import org.springframework.transaction.TransactionTimedOutException;
import org.springframework.transaction.annotation.Transactional;

public class MyService {

  private MyRepository myRepository;

  @Transactional(timeout = 30) // Timeout set to 30 seconds
  public void longRunningOperation() {
	  try {
		  // Perform a long-running database operation
	  } catch (TransactionTimedOutException e) {
		  // Handle timeout exception
		  // Log the timeout
		  System.out.println("Database operation timed out.");
		  // Rollback the transaction or perform other actions as needed

3.2 Timeout a Remote API Call with RestTemplate or WebClient

When making remote API calls in a Java application, it’s important to handle timeouts to prevent blocking and resource contention. In this article, we’ll explore how to implement timeout functionality using both RestTemplate and WebClient, which are commonly used in Spring applications for consuming RESTful services.

3.2.1 Using RestTemplate

With RestTemplate, you can set connection and read timeouts using the ClientHttpRequestFactory. Here’s how to configure timeouts:

import org.springframework.http.client.HttpComponentsClientHttpRequestFactory;
import org.springframework.web.client.RestTemplate;

// Create RestTemplate instance
RestTemplate restTemplate = new RestTemplate();

// Set connection and read timeouts
HttpComponentsClientHttpRequestFactory factory = new HttpComponentsClientHttpRequestFactory();
factory.setConnectTimeout(5000); // 5 seconds
factory.setReadTimeout(5000); // 5 seconds

// Make remote API call
String response = restTemplate.getForObject("https://example.com/api/resource", String.class);

3.2.2 Using WebClient

WebClient is a non-blocking, reactive HTTP client introduced in Spring WebFlux. To set timeouts with WebClient, you can use the timeout operator:

import org.springframework.web.reactive.function.client.WebClient;
import java.time.Duration;

// Create WebClient instance
WebClient webClient = WebClient.create();

// Make remote API call with timeout
String response = webClient.get()
		.timeout(Duration.ofSeconds(5)) // 5 seconds

3.3 Alternative Options

While Resilience4j is a popular choice for managing timeouts, there are several alternative options available, each with its strengths and use cases.

  • Apache HttpClient: Apache HttpClient is a mature and widely used library for making HTTP requests in Java applications. It allows you to set connection and socket timeouts, enabling you to control the maximum time your application will wait for a response.
  • Spring Retry: Spring Retry provides a flexible mechanism for retrying failed operations, including HTTP requests that timeout. By configuring retryable operations with backoff policies and other parameters, you can enhance the resilience of your application in the face of network issues.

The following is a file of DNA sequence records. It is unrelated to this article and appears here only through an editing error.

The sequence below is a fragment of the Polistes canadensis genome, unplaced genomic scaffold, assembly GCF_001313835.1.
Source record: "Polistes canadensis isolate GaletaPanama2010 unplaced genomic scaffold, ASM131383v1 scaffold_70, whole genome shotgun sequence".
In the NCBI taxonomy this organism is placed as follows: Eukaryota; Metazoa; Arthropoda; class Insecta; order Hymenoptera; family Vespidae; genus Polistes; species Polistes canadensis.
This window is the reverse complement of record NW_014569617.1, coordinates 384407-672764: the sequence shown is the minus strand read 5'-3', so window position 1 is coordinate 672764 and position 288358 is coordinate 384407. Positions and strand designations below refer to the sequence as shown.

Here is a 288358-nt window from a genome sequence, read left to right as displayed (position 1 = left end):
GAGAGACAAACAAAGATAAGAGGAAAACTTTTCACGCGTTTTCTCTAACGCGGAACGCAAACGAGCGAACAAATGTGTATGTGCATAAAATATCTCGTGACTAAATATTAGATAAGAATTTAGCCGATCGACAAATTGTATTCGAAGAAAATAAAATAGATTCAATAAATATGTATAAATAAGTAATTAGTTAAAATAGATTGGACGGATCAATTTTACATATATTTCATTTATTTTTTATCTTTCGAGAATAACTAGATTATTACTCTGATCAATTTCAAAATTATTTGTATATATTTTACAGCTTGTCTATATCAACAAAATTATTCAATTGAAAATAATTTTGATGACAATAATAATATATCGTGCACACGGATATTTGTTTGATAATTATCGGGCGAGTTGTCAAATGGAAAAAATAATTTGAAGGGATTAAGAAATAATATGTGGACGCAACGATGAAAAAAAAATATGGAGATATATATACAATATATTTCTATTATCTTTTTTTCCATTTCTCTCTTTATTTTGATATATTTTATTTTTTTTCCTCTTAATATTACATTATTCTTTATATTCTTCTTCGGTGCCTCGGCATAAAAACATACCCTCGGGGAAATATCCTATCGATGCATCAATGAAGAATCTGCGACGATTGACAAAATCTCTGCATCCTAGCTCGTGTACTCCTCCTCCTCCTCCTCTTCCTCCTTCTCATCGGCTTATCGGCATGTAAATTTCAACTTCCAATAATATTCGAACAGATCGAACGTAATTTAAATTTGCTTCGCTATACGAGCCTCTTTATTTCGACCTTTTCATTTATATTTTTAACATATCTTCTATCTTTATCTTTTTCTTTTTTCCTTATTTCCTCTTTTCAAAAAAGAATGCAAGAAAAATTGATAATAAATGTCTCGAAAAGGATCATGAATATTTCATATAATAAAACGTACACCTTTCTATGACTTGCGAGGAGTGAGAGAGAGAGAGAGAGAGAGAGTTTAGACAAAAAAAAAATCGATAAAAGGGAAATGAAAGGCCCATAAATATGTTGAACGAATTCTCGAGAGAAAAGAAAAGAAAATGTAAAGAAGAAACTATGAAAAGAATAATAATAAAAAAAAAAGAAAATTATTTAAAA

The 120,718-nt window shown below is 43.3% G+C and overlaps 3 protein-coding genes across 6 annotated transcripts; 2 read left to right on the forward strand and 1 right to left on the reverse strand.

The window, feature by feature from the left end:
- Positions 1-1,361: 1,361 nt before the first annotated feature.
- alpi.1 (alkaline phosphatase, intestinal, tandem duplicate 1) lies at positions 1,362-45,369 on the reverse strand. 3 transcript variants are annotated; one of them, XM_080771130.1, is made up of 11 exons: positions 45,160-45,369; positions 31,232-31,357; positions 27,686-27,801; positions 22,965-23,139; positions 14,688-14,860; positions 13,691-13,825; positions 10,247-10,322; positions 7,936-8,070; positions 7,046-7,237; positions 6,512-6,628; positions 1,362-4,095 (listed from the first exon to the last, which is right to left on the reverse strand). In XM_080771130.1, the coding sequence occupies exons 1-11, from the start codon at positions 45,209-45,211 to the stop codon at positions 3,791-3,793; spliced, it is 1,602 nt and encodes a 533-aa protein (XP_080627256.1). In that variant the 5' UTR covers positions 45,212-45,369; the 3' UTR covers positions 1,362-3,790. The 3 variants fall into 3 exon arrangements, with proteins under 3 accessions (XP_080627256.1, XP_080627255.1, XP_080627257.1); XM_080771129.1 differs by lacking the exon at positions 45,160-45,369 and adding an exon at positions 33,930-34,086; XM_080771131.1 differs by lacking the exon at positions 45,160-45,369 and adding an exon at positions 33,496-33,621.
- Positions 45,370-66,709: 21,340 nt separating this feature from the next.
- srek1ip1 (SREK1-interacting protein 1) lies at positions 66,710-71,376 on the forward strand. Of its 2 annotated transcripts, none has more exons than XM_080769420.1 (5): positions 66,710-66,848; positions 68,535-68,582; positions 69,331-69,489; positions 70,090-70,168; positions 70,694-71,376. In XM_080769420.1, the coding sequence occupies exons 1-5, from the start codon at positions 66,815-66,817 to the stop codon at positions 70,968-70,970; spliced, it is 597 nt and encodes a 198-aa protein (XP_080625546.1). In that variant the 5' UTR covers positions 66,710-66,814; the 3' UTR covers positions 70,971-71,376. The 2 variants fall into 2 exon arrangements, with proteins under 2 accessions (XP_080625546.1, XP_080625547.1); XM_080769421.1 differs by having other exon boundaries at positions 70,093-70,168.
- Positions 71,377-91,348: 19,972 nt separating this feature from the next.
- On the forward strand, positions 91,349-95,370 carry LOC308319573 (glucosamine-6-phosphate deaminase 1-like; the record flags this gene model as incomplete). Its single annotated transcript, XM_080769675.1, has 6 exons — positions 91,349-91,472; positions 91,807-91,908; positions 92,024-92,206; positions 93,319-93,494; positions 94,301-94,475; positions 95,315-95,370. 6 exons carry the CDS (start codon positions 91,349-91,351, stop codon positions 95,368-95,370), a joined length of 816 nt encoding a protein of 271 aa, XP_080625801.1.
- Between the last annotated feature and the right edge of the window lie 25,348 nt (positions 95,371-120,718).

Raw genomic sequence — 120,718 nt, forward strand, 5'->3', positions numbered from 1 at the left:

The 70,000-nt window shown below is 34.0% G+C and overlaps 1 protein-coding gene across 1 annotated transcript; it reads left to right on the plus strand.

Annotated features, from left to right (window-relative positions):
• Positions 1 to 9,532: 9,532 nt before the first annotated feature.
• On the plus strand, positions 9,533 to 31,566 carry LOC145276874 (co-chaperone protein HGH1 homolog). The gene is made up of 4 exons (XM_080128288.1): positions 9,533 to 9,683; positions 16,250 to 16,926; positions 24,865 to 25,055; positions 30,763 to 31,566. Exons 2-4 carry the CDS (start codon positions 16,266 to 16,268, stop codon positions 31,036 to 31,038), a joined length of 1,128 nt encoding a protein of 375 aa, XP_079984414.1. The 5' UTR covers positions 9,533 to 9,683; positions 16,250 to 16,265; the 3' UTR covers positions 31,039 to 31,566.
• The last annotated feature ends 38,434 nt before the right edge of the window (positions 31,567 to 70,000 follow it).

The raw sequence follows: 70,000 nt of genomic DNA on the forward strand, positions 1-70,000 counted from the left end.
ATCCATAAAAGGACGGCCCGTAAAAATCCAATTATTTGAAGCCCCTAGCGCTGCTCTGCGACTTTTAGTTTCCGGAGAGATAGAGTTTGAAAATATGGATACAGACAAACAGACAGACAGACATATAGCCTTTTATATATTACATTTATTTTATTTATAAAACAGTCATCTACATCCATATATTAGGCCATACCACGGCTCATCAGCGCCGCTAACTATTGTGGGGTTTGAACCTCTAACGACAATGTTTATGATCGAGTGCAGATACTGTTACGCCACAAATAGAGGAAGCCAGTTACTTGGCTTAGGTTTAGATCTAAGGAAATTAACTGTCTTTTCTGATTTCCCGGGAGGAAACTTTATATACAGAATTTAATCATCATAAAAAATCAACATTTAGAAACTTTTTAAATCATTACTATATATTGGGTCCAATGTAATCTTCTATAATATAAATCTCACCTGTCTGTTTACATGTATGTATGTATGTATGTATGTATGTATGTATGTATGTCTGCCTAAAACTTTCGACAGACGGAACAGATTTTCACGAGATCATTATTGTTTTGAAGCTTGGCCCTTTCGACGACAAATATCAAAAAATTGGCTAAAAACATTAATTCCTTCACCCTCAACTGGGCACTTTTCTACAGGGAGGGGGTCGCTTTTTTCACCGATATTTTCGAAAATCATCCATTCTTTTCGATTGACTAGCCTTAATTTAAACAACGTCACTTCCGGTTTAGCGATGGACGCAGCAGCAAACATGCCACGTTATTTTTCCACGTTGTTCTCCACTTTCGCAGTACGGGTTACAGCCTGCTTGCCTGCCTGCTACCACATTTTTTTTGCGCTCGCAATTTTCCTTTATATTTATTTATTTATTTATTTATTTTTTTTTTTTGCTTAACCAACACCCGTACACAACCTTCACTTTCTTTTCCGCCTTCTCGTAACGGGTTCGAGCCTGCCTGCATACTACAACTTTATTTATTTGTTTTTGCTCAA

• OkHttp: OkHttp is a modern HTTP client library that offers features such as connection pooling, interceptors, and timeouts. With OkHttp, you can easily configure connections and read timeouts for individual requests or globally for the entire client instance.
  • Java ExecutorService: Java’s ExecutorService allows you to execute tasks asynchronously and control their execution time using timeouts. By submitting tasks as Callable objects and using Futures to retrieve results, you can enforce timeout limits and handle timeouts gracefully.
  • Netflix Hystrix: Although Netflix Hystrix is now in maintenance mode, it remains a viable option for implementing circuit breaking and timeout handling in distributed systems. With Hystrix, you can define fallback mechanisms and configure timeouts to improve the resilience of your services.
  • Servlet Filters: For Servlet-based applications, implementing custom Servlet filters provides a way to intercept incoming requests and enforce timeout limits at the HTTP layer. This approach gives you full control over the timeout handling logic and can be useful for fine-tuning performance.
  • JAX-RS Client API: If you’re using JAX-RS for building RESTful services, the JAX-RS Client API offers features for configuring timeouts in outbound HTTP requests. By setting connections and reading timeouts appropriately, you can ensure that client-side communication is efficient and reliable.

4. Conclusion

Handling long-running database operations is essential for maintaining the performance and responsiveness of any application. In Java applications, the @Transactional annotation, combined with appropriate timeout configuration, provides an effective mechanism to mitigate the risks associated with such operations.

By setting a timeout value for transactions involving database operations, developers can enforce a maximum duration for these operations to complete. This helps prevent performance degradation, resource contention, and potential deadlock situations that may arise when database resources are held for extended periods.

Furthermore, handling timeout exceptions gracefully is crucial for ensuring the robustness and reliability of the application. By catching TransactionTimedOutException instances and implementing appropriate error-handling strategies, such as logging the timeout event and rolling back the transaction if necessary, developers can maintain application integrity and prevent data inconsistencies.

Overall, the ability to timeout long-running database operations using the @Transactional annotation empowers developers to build resilient and efficient applications that can handle heavy workloads and maintain optimal performance under varying conditions. By leveraging this feature judiciously and implementing best practices for transaction management, developers can enhance the scalability, stability, and user experience of their Java-based applications.


An experience full-stack engineer well versed with Core Java, Spring/Springboot, MVC, Security, AOP, Frontend (Angular & React), and cloud technologies (such as AWS, GCP, Jenkins, Docker, K8).